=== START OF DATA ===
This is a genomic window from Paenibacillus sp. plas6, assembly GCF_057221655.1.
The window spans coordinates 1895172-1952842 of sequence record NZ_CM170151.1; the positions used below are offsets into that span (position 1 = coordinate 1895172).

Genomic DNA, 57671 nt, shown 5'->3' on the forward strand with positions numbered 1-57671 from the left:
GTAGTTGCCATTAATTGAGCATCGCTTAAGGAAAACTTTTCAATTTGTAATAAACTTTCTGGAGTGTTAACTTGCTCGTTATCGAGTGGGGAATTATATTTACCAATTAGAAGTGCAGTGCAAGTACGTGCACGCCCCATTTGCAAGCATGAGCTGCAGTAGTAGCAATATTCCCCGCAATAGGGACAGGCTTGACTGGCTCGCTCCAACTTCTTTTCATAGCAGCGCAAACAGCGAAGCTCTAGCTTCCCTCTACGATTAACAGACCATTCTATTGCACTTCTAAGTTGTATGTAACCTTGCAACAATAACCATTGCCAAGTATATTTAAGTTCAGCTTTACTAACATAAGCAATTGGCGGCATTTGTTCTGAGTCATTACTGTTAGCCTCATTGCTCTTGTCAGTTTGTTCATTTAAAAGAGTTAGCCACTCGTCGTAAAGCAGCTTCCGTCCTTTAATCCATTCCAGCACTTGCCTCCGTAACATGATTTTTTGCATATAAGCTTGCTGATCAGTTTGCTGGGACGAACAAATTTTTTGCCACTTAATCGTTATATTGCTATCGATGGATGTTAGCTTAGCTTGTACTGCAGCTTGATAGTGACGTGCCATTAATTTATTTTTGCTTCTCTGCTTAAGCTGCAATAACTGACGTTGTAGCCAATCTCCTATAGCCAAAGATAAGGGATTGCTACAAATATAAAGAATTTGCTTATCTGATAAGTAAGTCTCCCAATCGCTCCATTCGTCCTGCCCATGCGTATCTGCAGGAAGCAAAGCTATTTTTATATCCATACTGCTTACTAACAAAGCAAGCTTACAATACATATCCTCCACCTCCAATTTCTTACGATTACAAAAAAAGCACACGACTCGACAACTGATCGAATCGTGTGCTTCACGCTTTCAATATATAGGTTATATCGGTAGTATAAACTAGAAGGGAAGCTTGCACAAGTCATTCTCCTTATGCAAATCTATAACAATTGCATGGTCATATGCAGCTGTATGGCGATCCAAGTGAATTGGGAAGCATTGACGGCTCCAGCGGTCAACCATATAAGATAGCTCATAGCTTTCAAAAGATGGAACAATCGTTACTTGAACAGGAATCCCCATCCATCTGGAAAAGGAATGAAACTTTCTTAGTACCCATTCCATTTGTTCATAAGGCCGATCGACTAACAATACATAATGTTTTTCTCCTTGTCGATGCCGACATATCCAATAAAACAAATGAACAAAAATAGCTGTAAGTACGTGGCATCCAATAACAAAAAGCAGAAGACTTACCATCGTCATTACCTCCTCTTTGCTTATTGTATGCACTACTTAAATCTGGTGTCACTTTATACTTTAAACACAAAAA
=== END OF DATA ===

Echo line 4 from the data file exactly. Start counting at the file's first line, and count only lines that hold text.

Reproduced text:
GTAGTTGCCATTAATTGAGCATCGCTTAAGGAAAACTTTTCAATTTGTAATAAACTTTCTGGAGTGTTAACTTGCTCGTTATCGAGTGGGGAATTATATTTACCAATTAGAAGTGCAGTGCAAGTACGTGCACGCCCCATTTGCAAGCATGAGCTGCAGTAGTAGCAATATTCCCCGCAATAGGGACAGGCTTGACTGGCTCGCTCCAACTTCTTTTCATAGCAGCGCAAACAGCGAAGCTCTAGCTTCCCTCTACGATTAACAGACCATTCTATTGCACTTCTAAGTTGTATGTAACCTTGCAACAATAACCATTGCCAAGTATATTTAAGTTCAGCTTTACTAACATAAGCAATTGGCGGCATTTGTTCTGAGTCATTACTGTTAGCCTCATTGCTCTTGTCAGTTTGTTCATTTAAAAGAGTTAGCCACTCGTCGTAAAGCAGCTTCCGTCCTTTAATCCATTCCAGCACTTGCCTCCGTAACATGATTTTTTGCATATAAGCTTGCTGATCAGTTTGCTGGGACGAACAAATTTTTTGCCACTTAATCGTTATATTGCTATCGATGGATGTTAGCTTAGCTTGTACTGCAGCTTGATAGTGACGTGCCATTAATTTATTTTTGCTTCTCTGCTTAAGCTGCAATAACTGACGTTGTAGCCAATCTCCTATAGCCAAAGATAAGGGATTGCTACAAATATAAAGAATTTGCTTATCTGATAAGTAAGTCTCCCAATCGCTCCATTCGTCCTGCCCATGCGTATCTGCAGGAAGCAAAGCTATTTTTATATCCATACTGCTTACTAACAAAGCAAGCTTACAATACATATCCTCCACCTCCAATTTCTTACGATTACAAAAAAAGCACACGACTCGACAACTGATCGAATCGTGTGCTTCACGCTTTCAATATATAGGTTATATCGGTAGTATAAACTAGAAGGGAAGCTTGCACAAGTCATTCTCCTTATGCAAATCTATAACAATTGCATGGTCATATGCAGCTGTATGGCGATCCAAGTGAATTGGGAAGCATTGACGGCTCCAGCGGTCAACCATATAAGATAGCTCATAGCTTTCAAAAGATGGAACAATCGTTACTTGAACAGGAATCCCCATCCATCTGGAAAAGGAATGAAACTTTCTTAGTACCCATTCCATTTGTTCATAAGGCCGATCGACTAACAATACATAATGTTTTTCTCCTTGTCGATGCCGACATATCCAATAAAACAAATGAACAAAAATAGCTGTAAGTACGTGGCATCCAATAACAAAAAGCAGAAGACTTACCATCGTCATTACCTCCTCTTTGCTTATTGTATGCACTACTTAAATCTGGTGTCACTTTATACTTTAAACACAAAAA